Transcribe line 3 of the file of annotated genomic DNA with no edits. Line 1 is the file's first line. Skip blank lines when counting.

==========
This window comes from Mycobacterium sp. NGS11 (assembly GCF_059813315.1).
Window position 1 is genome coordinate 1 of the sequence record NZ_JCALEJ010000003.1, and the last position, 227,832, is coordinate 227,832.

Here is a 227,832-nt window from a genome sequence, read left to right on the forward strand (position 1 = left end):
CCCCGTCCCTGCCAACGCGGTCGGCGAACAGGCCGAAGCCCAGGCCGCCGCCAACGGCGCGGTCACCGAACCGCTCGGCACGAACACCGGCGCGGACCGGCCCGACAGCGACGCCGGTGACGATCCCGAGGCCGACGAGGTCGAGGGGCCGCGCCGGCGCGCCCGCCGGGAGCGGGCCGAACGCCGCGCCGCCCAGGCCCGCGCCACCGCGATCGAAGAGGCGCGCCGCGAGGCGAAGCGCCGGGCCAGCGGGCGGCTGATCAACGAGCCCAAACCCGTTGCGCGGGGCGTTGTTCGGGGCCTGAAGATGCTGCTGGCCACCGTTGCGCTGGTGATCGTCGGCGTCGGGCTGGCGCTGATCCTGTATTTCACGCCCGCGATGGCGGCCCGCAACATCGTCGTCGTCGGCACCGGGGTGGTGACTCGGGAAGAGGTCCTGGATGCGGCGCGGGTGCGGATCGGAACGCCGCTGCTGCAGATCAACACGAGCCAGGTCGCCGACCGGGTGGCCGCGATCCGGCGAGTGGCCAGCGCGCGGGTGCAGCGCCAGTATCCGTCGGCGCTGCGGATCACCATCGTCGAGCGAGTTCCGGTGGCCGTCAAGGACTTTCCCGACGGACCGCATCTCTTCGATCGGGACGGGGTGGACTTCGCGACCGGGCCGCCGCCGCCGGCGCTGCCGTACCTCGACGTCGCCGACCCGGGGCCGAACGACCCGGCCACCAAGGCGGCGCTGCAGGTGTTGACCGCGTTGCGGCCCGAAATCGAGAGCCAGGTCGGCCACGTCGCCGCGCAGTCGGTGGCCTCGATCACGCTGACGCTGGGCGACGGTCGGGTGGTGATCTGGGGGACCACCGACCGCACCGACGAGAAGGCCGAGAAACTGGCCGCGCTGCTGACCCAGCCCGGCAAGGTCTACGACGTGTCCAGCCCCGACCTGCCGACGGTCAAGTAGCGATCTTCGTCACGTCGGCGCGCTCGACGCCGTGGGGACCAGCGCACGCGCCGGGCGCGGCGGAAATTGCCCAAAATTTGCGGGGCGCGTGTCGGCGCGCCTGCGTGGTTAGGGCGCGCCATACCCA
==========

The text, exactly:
Here is a 227,832-nt window from a genome sequence, read left to right on the forward strand (position 1 = left end):